Pérez-Reverte: "Only idiots believe that those on their side are all good"

The writer Arturo Pérez-Reverte consider what sunor the idiots and the undocumented believe that those on their side are all good and the opposites all bad, and he assures that his heroes have no ideology, like those that populate his new novel, 'El italiano', a hymn to the homeland that is the Mediterranean.

Gibraltar and the bay of Algeciras are the setting for this new novel by Arturo Pérez-Reverte which, published by Alfaguara, has arrived this Tuesday in bookstores in Spain, with 180,000 copies, and Latin America, a book in which he recovers an episode that his father told him when he was a child and that he recalled on a visit he made this Tuesday with a group of journalists to Gibraltarian lands.

He was 11 years old when his father took him to see the film 'His best enemy', by Alberto Sordi, in his native Cartagena, a film in which, as usual, Italians appear "pathetic and disorganized" in front of the effective English.

But on the way out - the writer and journalist recalled - his father told him that Italians had done very important things in World War II.

Among these episodes, the one starring the Orsa Maggiore group, made up of combat divers who, with sophisticated underwater equipment, dived into the sea and infiltrated the port of Gibraltar to sink the British warships that docked there on their voyages. . And they sank or damaged 14 allied ships between 1942 and 1943

For years he had this story in his head and little by little he gathered a "good library" and documentation on Italian actions at sea in World War II, until this novel, which "had been brewing in the head", arrived from an image.

A story to which he has also transferred part of the experience he acquired when, at the end of the 1960s, he trained in underwater activities at the Cartagena Navy Diving Center.

A novel of sea, love and war

'The Italian', named Teseo Lombardo, is one of these divers whom Elena Arbúes, a 27-year-old bookseller finds herself on a walk on the beach vanished between sand and water. By deciding to help him, he will start an adventure that will change his life through a plot of espionage in a land of frontiers.

It is therefore a novel from "sea, love and war", explains Arturo Pérez Reverte to journalists next to the lighthouse from where you can see the Strait of Gibraltar.

Furthermore, it is an "immersion in the Mediterranean as a homeland and the heroes who made it possible." But he recognizes that Theseus Lombardo, the Italian in his novel, is not a hero, but just a soldier doing his duty.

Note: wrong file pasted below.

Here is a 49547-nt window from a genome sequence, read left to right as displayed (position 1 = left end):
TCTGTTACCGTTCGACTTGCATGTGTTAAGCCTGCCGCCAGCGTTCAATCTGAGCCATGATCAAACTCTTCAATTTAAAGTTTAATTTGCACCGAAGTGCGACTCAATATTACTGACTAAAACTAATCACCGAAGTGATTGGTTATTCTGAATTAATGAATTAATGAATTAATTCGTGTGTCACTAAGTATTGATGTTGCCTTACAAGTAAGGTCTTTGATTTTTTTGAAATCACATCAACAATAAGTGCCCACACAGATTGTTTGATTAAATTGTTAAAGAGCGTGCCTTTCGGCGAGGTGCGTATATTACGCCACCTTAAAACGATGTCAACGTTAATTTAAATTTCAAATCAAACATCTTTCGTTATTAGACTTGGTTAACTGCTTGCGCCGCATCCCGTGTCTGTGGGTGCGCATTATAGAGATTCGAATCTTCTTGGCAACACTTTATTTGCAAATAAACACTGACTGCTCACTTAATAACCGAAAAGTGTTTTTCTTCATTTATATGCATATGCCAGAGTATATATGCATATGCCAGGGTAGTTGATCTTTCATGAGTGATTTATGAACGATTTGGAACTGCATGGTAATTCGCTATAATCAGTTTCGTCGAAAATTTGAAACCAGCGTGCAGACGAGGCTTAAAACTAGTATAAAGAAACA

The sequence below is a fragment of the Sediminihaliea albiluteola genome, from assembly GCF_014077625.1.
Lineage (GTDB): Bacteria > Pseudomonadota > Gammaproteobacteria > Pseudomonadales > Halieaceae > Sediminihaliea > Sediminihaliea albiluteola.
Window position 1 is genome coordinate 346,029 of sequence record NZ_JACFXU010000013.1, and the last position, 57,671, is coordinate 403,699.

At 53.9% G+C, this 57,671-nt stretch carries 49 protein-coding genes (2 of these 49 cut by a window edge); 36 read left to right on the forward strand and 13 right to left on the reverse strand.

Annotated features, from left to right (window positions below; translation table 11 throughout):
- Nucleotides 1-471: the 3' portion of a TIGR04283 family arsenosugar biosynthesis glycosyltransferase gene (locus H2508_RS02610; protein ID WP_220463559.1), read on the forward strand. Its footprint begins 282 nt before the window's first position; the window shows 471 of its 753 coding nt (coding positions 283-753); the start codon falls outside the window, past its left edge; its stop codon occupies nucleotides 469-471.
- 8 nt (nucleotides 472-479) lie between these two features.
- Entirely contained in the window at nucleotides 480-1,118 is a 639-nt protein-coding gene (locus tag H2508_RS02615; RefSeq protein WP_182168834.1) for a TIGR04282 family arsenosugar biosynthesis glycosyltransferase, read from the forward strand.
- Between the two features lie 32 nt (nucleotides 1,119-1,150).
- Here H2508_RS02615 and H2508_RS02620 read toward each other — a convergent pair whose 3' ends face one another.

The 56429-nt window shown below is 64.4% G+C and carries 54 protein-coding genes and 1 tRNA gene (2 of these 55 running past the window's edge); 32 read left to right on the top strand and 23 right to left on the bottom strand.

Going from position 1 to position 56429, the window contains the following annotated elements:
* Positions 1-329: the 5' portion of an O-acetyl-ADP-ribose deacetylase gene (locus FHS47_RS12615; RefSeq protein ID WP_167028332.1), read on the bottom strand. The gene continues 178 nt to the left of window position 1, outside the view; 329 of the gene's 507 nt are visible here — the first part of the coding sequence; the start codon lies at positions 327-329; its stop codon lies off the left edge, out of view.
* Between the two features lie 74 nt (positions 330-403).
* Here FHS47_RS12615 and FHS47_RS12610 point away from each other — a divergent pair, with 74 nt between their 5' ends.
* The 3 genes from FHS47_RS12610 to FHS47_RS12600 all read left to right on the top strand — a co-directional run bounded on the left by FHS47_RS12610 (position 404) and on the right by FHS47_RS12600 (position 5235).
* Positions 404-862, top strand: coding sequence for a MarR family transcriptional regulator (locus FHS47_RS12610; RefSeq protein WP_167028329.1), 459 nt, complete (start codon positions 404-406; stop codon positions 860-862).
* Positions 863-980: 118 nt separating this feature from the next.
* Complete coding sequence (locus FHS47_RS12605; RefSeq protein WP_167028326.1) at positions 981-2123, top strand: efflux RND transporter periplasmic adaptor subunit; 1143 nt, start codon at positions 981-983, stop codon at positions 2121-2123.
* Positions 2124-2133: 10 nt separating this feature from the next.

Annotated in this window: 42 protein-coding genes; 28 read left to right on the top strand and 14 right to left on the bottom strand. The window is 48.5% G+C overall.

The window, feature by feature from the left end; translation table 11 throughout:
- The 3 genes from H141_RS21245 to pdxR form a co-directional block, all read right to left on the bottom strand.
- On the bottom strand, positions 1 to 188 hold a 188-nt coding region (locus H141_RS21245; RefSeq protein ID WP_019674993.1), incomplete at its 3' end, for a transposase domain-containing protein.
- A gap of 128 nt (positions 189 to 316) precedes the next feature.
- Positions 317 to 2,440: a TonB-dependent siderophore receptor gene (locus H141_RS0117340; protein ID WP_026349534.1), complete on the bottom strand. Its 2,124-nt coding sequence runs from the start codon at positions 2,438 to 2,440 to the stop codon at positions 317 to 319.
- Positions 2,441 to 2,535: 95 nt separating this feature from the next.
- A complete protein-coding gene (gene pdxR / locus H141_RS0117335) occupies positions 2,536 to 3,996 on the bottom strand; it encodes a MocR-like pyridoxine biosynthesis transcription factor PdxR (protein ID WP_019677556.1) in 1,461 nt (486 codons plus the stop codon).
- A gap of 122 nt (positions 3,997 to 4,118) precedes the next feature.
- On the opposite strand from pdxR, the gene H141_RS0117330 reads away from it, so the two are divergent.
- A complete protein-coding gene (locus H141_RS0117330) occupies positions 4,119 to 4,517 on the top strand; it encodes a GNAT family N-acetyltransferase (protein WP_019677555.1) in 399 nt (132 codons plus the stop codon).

It will be in the eyes of the bookseller that she acquires her hero dimension, a "cultured and lucid" look into which she projects her readings, despite the fact that she will be the true heroine of this story based on real events.

Amazing facts those of these divers who entered the water hidden in the darkness of the night and circumvented the safety nets of the port, has explained the writer, who assures that the English did not know how their ships exploded until the end of the war.

These actions, "of very Latin audacity", has assured Pérez-Reverte, supposed the triumph of the individual against the military apparatus of the English: "They were able to do what the English were unable to imagine."

And that is why he believes that it is an act of justice to restore their dignity, since "the exploits" of these Italian units are very little known, maintains the author, who recognizes that it is a subject that has been "politically incorrect" in Italy for a long time. time because part of these men remained faithful to fascism while others opted for the allied side.

All heroes are ambiguous

The protagonist of 'The Italian' is there, like all the novels by Pérez-Reverte, very far from being "a compact and luminous hero", something that thinks that it is "tremendously boring".

"Life is full of nuances and black and white is a lie," says the writer, who believes that "all heroes are ambiguous" and that, at this point in his career as a writer, everyone knows that their heroes are "on either side".

And he criticizes that "stupid habit of believing that those of my side are all good and those of the other, all bad". Only "the fools, the idiots, the undocumented or the malicious ones play with such manipulations.


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